Entities

Entities are one of the core concepts of DDD (Domain Driven Design). Eric Evans describe it as "An object that is not fundamentally defined by its attributes, but rather by a thread of continuity and identity".

An entity is generally mapped to a table in a relational database.

Entity Class

Entities are derived from Entity<TKey> class as shown below:

public class Person : Entity<int>
{
    public string Name { get; set; }

    public DateTime CreationTime { get; set; }

    public Person()
    {
        CreationTime = DateTime.Now;
    }
}

If you do not want derive your entity from the base Entity<TKey> class, you can directly implement IEntity<TKey> interface.

Entity<TKey> class just defines an Id property with the given primary key type, which is int in the sample above. It can be other types like string, Guid, long or whatever you need.

Entity class also overrides the equality operator (==) to easily check if two entities are equal (they are equals if they are same entity type and their Ids are equals).

Entities with Composite Keys

Some entities may need to have composite keys. In that case, you can derive your entity from the non-generic Entity class. Example:

public class UserRole : Entity
{
    public Guid UserId { get; set; }

    public Guid RoleId { get; set; }
    
    public DateTime CreationTime { get; set; }

    public UserRole()
    {
            
    }
    
    public override object[] GetKeys()
    {
        return new object[] { UserId, RoleId };
    }
}

For the example above, the composite key is composed of UserId and RoleId. For a relational database, it is the composite primary key of the related table.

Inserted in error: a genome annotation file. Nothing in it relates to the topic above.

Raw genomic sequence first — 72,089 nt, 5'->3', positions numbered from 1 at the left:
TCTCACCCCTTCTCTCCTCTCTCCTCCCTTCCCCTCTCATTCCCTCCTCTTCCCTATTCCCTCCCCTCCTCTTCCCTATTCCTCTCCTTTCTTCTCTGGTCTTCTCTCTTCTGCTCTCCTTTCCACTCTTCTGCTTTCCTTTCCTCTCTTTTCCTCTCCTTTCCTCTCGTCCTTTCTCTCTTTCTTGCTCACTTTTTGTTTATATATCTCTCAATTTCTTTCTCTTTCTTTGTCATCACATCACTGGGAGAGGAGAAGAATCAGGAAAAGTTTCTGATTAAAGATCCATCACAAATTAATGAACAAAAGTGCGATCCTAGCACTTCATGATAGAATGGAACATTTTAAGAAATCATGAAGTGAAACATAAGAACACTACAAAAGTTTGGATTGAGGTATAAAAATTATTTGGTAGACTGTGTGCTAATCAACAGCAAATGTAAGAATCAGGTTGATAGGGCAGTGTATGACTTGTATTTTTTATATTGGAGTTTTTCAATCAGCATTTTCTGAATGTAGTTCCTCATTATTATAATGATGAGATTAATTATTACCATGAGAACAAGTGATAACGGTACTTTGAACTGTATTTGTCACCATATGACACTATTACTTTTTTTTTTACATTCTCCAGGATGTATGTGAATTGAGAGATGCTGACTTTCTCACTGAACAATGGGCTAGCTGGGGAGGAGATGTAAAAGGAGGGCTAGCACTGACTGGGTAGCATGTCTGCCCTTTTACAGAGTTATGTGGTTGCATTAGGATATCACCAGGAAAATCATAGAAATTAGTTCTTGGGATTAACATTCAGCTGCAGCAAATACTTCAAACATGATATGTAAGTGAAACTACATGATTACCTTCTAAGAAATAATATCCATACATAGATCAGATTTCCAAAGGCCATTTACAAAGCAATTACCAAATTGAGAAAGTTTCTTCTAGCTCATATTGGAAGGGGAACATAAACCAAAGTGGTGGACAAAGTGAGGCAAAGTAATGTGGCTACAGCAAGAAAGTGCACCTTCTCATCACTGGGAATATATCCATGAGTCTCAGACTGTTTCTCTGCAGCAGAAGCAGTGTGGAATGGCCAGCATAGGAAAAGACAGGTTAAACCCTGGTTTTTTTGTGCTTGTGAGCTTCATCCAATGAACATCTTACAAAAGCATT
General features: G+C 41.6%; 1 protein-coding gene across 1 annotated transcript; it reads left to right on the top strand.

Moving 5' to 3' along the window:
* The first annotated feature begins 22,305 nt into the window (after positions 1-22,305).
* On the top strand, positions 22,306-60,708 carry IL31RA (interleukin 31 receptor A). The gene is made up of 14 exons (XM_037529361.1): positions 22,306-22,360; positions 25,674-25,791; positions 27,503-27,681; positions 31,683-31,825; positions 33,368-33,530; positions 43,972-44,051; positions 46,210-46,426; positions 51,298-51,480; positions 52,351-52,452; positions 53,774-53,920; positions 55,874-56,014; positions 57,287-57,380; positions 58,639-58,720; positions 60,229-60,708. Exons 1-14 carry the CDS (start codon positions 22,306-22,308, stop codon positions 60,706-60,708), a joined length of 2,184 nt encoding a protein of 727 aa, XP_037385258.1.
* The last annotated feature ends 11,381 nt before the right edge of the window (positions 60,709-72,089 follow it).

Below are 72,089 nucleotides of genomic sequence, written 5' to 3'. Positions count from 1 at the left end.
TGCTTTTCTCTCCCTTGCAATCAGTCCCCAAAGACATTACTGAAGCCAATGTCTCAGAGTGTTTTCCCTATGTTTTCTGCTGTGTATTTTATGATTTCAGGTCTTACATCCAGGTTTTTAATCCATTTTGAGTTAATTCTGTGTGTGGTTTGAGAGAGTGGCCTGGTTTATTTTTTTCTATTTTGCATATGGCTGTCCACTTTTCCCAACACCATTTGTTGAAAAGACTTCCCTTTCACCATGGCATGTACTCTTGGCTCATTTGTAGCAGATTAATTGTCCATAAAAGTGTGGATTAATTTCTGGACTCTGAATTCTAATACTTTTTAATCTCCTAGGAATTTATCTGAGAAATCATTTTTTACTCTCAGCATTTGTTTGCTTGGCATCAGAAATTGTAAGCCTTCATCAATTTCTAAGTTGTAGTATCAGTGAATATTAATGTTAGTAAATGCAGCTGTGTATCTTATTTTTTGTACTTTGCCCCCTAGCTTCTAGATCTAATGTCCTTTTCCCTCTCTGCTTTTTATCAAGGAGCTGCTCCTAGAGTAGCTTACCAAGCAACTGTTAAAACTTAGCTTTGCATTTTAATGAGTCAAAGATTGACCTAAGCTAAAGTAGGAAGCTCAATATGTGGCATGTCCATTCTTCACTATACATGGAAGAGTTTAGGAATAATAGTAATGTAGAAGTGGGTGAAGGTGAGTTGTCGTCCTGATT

Entities with composite keys should implement the GetKeys() method as shown above.

Notice that you also need to define keys of the entity in your object-to-relational mapping (ORM) configuration.

Composite primary keys has a restriction with repositories. Since it has not known Id property, you can not use IRepository<TEntity, TKey> for these entities. However, you can always use IRepository<TEntity>. See repository documentation (TODO: link) for more.

AggregateRoot Class

"Aggregate is a pattern in Domain-Driven Design. A DDD aggregate is a cluster of domain objects that can be treated as a single unit. An example may be an order and its line-items, these will be separate objects, but it's useful to treat the order (together with its line items) as a single aggregate." (see the full description)

AggregateRoot class extends the Entity class. So, it also has an Id property by default.

Notice that ABP creates default repositories only for aggregate roots by default. However, it's possible to include all entities. See repository documentation (TODO: link) for more.

ABP does not force you to use aggregate roots, you can in fact use the Entity class as defined before. However, if you want to implement DDD and want to create aggregate root classes, there are some best practices you may want to consider:

  • An aggregate root is responsible to preserve it's own integrity. This is also true for all entities, but aggregate root has responsibility for it's sub entities too. So, the aggregate root must always be in a valid state.
  • An aggregate root can be referenced by it's Id. Do not reference it by it's navigation property.
  • An aggregate root is treated as a single unit. It's retrieved and updated as a single unit. It's generally considered as a transaction boundary.
  • Work with sub-entities over the aggregate root- do not modify them independently.